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Paying Temps in the Start Up Stage

By: Maggie Lonsdale BA (hons) - Updated: 24 Aug 2010 | comments*Discuss
Business News Employment Small Business

The early days of running your own recruitment agency can bring with it a number of headaches. One of the key reasons new employment agencies go out of business in the first eighteen months of operation is the difficulties in paying temporary employees.

When you start up a recruitment agency that deals with temporary staff (usually known as ‘temps’), you will need to have a cast-iron understanding of how you are going to pay them. Most temps expect to be paid weekly and if you are not ale to, they will probably go to another agency that can. Don’t forget that the majority of temp agencies are high street agencies with a number of branches (some have branches on practically every high street), so they have a huge ‘paying power’ and excellent cash flow, whereas a smaller start up agency will not.

Most newly established recruitment agencies do not offer a temps employment service for this very reason, so unless you have access to a very large overdraft, a venture capitalist or a very helpful bank manager, you may find that it is better to focus on permanent recruitment in the early days.

If you are certain that you want to offer temporary recruitment solutions to your clients, make sure you get some sound financial advice to help you through those difficult early days. There is plenty of small business information available, with excellent resources in your local bank, Business Link office or the various small business websites. There are a growing number of ‘entrepreneur’ advice sites that have excellent information as well as a direct link to experts.

Paying temporary workers is so important to the success of your recruitment agency that it is imperative that you have the payment system running as smoothly as possible. There are four key areas of maintaining a positive payment system.

1) Terms of Business

Before you start employing temps through your agency, or indeed before you start to send the CVs and details of potential temps to clients, make sure your terms of business are water tight. Check the legalities with your company lawyer, or with the REC. Make it clear who is responsible for the key factors of their employment – tax and national insurance contributions, holiday pay etc.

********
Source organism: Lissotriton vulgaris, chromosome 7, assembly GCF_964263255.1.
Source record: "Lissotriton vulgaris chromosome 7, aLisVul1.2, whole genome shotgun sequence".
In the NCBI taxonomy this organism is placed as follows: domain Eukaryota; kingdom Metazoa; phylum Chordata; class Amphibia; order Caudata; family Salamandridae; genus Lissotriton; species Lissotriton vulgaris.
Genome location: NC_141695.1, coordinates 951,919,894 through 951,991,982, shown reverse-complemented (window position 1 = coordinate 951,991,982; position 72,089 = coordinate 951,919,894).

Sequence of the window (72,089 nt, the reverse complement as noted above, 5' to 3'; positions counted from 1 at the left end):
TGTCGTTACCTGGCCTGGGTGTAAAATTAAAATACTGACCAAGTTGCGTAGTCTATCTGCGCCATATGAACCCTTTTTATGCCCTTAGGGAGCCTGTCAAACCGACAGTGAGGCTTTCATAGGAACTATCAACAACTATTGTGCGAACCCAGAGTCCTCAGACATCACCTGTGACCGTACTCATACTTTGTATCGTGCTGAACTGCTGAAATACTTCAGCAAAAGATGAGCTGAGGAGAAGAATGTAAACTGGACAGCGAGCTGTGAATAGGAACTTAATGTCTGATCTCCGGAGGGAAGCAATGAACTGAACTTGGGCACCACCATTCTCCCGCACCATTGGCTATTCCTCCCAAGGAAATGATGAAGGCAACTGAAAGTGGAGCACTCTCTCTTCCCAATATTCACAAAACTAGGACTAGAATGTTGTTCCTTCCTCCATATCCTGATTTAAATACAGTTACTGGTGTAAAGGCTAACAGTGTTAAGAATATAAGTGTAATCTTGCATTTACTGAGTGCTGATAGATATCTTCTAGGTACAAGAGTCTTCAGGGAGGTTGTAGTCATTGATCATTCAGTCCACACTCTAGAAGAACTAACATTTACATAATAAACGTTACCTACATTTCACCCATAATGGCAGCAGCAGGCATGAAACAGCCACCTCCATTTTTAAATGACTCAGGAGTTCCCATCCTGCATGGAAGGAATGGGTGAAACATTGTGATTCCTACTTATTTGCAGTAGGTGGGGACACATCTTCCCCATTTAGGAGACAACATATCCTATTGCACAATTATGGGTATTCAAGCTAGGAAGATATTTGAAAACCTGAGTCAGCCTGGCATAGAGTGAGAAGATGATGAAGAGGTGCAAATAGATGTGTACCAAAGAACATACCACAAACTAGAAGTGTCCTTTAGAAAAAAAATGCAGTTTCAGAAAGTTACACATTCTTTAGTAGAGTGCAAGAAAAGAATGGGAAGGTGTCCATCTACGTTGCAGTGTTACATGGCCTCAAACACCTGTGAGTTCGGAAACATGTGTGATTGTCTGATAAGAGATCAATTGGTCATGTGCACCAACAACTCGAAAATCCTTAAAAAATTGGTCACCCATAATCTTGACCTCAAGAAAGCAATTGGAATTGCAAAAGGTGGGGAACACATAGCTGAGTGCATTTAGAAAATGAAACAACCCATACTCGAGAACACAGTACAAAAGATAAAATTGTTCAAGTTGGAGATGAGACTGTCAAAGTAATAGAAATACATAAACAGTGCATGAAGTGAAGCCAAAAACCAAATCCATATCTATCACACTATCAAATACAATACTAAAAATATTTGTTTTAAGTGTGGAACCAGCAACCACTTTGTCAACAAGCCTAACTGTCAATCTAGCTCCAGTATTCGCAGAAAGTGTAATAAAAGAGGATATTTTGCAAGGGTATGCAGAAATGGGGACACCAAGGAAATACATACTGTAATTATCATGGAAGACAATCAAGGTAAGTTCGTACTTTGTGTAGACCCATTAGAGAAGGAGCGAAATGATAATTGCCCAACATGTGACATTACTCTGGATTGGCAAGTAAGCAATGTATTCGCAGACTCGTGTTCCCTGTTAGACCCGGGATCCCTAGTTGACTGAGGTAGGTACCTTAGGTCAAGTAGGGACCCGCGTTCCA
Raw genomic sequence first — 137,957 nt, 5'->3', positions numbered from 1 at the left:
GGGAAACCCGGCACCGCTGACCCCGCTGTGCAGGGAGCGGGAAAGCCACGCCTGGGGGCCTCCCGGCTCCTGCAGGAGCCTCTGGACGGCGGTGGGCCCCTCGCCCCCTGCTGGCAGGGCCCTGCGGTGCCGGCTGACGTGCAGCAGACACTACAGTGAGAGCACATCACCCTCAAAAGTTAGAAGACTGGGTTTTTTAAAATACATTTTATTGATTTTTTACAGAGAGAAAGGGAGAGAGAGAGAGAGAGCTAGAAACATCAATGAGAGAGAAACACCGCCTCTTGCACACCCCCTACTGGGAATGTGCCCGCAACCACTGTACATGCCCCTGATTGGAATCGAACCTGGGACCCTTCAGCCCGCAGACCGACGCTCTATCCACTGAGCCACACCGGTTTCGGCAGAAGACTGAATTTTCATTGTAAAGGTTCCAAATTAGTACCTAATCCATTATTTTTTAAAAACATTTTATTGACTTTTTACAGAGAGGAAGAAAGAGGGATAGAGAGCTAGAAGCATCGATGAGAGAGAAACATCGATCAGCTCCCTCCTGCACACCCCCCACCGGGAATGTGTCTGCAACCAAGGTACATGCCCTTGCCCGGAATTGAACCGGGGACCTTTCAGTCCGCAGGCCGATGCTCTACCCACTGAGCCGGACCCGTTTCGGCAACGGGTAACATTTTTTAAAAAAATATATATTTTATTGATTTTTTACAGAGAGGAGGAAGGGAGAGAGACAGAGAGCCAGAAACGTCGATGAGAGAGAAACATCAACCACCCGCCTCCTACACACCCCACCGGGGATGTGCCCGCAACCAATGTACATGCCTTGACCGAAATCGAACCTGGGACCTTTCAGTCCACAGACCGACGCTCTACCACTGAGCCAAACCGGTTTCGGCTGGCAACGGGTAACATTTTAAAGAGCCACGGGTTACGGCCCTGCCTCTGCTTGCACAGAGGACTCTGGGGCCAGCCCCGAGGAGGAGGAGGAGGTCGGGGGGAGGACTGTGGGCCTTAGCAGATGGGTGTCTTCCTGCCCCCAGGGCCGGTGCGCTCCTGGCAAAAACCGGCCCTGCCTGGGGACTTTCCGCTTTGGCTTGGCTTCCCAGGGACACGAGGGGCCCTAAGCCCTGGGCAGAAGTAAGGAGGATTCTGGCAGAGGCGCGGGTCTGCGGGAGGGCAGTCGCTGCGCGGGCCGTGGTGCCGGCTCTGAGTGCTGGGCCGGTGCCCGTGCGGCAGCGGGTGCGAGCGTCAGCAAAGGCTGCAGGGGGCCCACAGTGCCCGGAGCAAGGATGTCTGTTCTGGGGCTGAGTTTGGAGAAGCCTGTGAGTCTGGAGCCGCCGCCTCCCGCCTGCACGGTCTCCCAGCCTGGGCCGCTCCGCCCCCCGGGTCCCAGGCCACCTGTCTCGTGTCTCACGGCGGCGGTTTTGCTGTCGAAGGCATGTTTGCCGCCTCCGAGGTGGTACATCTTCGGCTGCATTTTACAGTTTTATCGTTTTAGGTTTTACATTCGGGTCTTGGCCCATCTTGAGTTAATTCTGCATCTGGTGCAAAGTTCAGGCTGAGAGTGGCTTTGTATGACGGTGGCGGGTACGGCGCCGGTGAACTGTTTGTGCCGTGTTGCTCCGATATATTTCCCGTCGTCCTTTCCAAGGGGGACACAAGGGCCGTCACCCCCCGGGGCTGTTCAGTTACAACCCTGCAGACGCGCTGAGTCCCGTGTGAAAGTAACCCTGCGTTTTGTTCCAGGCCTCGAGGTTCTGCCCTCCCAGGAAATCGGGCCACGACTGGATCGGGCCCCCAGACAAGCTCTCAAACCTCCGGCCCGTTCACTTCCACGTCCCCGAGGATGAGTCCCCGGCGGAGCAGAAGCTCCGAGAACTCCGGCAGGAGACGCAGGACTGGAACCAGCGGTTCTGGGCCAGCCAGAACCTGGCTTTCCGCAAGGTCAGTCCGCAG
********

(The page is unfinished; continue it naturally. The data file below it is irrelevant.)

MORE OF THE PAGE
Have your payment terms clearly marked on your time sheets and all terms of business; do not let ignorance be any kind of defence, either from you or your clients. There is no reason not to get everything clear right from the beginning – as long as you are fair, companies will prefer to work with you as they will know where they stand. The problem comes if terms of business come after there is a problem.

2) Time Sheets

Make sure all your temps have plenty of time sheets. Have a set deadline for receiving weekly time sheets, with a back up plan to make it easy for your temps. Most agencies expect to receive their weekly time sheets by noon on Friday afternoon, with faxes and email scans acceptable. It is common for agencies to call round their temps on a Friday morning to check they have their time sheet and will send it before the deadline, that way, if they have forgotten their time sheet; you have time to email or fax another one.

3) Following Up Invoices

In order for you to have the funds to pay your temps, you will have to chase up your client invoices as soon as they become overdue. Do not fall into the trap of chasing up invoices the day before, or even on the day they become overdue – this will make you look cheap and your business floundering. However, do not feel bad about chasing up overdue invoices – your client entered an agreement with you and they should honour it.

4) Manage Temps Expectations

Explain to your temps that they have a responsibility to get a signed, completed timesheet to you before the cut off point to ensure they are paid on time. You may want to be helpful and flexible, but don’t take on too much of the responsibility of the temp.

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